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An Oregon county declared a state of emergency and is requesting $750,000, 45 new employees and the National Guard, which officials say is necessary because the illegal businesses are running rampant, depleting resources and spiking crime.
Overwhelmed by illegal marijuana farms, a county in southern Oregon declared a state of emergency and pleaded with state lawmakers to send enforcement help and additional resources.
In a letter sent last week, the Jackson County Board of Commissioners asked Gov. Kate Brown and state legislative leaders for “substantial state assistance, immediately.” Among their specific requests: 18 detectives, four patrol deputies, nine support staff, three supervisors and $750,000 per year for “materials and services...to address the crimes related to illegal marijuana production.”
“We are willing to take assistance in whatever form you can provide,” the board said.
Growing, selling and recreational use of marijuana has been legal for seven years, since voters approved them via a ballot measure in 2014. Pot growers are required to obtain a license from the state Liquor and Cannabis Commission, which is tasked with oversight and enforcement. But illegal farms abound across the state. The problem is particularly pronounced in Jackson County and its surrounding areas, which comprise what Sheriff Nathan Sickler called “the emerald triangle.”
“We are in an area that is apparently very conducive to growing marijuana,” he said at a press conference discussing the emergency declaration. “There’s some name recognition. This area is known for growing high-quality marijuana...it commands a higher dollar value across the U.S., and even in other places in the world, so it’s a desirable place for people to say they have cultivated their crop.”
The county is likely home to at least as many illegal farms as registered operations, officials said, many of them eluding detection by posing as hemp farms. State regulators “have reported that nearly 50% of registered hemp growers are illegally growing marijuana, that 25% of registered hemp growers are refusing entry to inspectors, and only 25% of registered hemp growers are operating within the requirements of the law,” the board wrote.
The influx of farming operations has created multiple headaches for the county. Code enforcement complaints have spiked—as of Sept. 30, the county had fielded 1,006 calls, 663 of them related to marijuana, compared to 902 and 333 in the entirety of 2016—overwhelming the department and leading to case backlogs, according to data from the board.
“Citations which took three weeks to resolve prior to 2014 now take four months or longer,” the board said.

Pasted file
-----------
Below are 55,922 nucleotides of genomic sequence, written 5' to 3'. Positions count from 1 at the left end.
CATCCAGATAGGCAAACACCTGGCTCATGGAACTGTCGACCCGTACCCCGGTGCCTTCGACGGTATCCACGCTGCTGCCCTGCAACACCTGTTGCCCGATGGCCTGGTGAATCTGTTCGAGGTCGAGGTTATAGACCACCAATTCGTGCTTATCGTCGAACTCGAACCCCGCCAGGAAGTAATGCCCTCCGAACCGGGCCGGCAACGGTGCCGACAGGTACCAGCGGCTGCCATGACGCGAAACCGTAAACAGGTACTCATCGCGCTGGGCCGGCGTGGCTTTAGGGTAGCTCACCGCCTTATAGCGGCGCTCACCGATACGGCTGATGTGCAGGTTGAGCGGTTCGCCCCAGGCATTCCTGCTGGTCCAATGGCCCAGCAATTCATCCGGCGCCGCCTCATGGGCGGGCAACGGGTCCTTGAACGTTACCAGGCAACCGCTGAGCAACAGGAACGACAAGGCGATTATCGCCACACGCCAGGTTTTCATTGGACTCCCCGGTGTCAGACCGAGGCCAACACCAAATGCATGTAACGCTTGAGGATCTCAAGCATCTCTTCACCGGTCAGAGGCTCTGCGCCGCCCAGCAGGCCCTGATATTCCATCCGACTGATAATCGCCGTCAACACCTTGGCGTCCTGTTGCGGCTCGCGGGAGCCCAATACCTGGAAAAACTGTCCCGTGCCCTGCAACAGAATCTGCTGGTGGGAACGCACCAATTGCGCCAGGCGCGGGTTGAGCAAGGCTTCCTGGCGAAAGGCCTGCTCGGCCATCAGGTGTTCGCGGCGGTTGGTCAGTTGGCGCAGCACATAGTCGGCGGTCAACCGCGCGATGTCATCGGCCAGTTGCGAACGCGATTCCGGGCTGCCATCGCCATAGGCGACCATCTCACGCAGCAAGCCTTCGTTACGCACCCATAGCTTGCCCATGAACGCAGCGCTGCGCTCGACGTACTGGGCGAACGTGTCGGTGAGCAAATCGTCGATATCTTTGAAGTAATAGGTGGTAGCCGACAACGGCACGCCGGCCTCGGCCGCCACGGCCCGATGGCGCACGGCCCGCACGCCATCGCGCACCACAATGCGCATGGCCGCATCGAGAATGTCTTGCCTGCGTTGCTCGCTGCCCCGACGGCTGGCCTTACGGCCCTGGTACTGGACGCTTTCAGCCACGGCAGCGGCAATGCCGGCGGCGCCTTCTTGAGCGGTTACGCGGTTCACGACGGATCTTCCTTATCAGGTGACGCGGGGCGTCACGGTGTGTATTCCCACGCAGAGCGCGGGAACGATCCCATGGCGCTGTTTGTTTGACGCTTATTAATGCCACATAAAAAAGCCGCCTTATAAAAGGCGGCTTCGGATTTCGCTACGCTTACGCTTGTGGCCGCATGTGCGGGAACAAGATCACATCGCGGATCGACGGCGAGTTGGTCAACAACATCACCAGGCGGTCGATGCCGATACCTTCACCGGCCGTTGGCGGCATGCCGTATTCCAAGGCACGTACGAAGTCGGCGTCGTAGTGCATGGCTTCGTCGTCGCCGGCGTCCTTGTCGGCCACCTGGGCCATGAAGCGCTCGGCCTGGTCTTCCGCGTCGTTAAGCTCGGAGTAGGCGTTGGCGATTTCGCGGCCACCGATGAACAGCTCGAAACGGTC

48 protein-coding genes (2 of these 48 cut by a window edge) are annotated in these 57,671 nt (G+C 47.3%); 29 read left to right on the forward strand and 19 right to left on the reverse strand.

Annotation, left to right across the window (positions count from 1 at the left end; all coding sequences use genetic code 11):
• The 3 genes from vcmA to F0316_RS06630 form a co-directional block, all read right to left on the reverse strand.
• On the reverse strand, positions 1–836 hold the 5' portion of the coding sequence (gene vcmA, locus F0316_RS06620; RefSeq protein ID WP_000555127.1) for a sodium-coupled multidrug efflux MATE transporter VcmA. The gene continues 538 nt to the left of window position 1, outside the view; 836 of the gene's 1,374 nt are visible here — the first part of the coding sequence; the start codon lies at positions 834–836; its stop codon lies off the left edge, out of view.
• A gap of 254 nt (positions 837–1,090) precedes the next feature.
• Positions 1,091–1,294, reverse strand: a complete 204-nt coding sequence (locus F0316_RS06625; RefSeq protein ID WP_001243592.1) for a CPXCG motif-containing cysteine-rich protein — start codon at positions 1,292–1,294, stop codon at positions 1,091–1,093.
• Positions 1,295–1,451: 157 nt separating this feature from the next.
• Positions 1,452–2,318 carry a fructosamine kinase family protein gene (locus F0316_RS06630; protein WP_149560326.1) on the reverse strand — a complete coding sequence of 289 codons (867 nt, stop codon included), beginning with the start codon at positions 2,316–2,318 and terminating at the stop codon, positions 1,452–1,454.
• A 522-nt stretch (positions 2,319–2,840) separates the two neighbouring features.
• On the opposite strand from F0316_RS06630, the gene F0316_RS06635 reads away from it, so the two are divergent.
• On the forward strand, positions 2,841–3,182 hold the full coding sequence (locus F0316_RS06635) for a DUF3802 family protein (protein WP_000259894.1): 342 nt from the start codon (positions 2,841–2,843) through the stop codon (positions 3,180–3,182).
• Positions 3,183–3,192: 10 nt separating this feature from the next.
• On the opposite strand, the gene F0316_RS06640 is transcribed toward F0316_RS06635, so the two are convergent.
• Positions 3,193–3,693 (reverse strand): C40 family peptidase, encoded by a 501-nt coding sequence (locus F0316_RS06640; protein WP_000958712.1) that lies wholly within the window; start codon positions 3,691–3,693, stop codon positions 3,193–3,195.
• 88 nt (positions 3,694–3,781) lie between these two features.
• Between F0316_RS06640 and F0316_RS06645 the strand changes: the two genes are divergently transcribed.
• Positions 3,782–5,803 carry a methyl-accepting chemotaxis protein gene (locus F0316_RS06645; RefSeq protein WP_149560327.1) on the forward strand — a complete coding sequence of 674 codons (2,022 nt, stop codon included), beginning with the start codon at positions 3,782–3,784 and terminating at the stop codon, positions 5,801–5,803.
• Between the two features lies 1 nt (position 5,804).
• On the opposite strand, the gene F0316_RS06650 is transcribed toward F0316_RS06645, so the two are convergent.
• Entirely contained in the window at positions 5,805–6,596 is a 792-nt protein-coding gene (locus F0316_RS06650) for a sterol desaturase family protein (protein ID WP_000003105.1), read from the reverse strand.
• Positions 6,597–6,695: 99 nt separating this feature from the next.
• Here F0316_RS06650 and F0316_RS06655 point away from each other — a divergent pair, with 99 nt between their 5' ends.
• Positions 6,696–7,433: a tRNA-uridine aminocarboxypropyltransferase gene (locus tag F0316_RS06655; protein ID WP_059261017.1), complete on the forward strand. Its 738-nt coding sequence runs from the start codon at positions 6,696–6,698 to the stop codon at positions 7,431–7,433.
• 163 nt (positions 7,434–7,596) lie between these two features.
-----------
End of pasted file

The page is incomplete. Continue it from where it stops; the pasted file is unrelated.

The Water Resources Department has also fielded increasing numbers of complaints—from 39 in 2015 to a projected 275 this year—as water is diverted to illegal growing operations, said Jackson County Commissioner Rick Dyer. Staffing levels have not kept pace with that demand, he added.
“In our current declared drought emergency,” he said at the press conference, “Water Resources is unable to take action on nearly one-third of the complaints they receive, which include water theft and other offenses that exacerbate the water shortage and put existing water rights in jeopardy.”
Crimes have also spiked, including increased reports of burglary, theft, assault and robbery, Dyer said.
“There is also significant evidence of narco-slavery, forced labor, human trafficking, immigration issues, squalid and unsafe living conditions, exploitation and abuse of workers, child welfare issues and animal abuse,” he said. “Also, there has been a significant increase in the amount of marijuana transported out of Jackson County and out of our state.”
As if to prove the point, one day after Dyer’s remarks a law enforcement team raided an unlicensed marijuana farm in Jackson County, seizing 17,000 plants and roughly 4,000 pounds of processed marijuana. Twenty-six migrant workers were interviewed and then released, and an arrest warrant for the “primary suspect” remains outstanding.
Calling in the National Guard
County officials said this week their request for help could include assistance from the Oregon National Guard, an idea that drew support from state Senate President Peter Courtney, a Democrat and one recipient of the board’s letter.
“You can’t solve it at the local level, and you cannot solve it, I’m afraid, just at the usual state level, and have some more state troopers down there,” he told the Associated Press. “The National Guard, they’re going to have to get deployed down there some way or other.”
A spokeswoman for Brown said the governor “takes this issue seriously,” noting that she supported, and worked to quickly implement, legislation that overhauled the state’s regulation of hemp growers, including a protocol to inspect and test those farms for the presence of illegal cannabis. The Oregon Military Department has full-time National Guard service members embedded in three law enforcement teams in the southern part of the state, she added.
But Brown won’t deploy the National Guard to address the issue, given the timing of the request and the ongoing efforts of service members to assist hospitals with a surge of Covid-19 cases.
“Because the current growing season is drawing to a close—and because [National Guard] members are currently deployed to support our hospitals due to the Delta surge—we are not considering deploying additional resources this year,” Elizabeth Merah, the governor’s press secretary, said via email. “The governor remains concerned about the situation and will continue to monitor what resources might be needed for the 2022 growing season.”
Kate Elizabeth Queram is a senior reporter for Route Fifty and is based in Washington, D.C.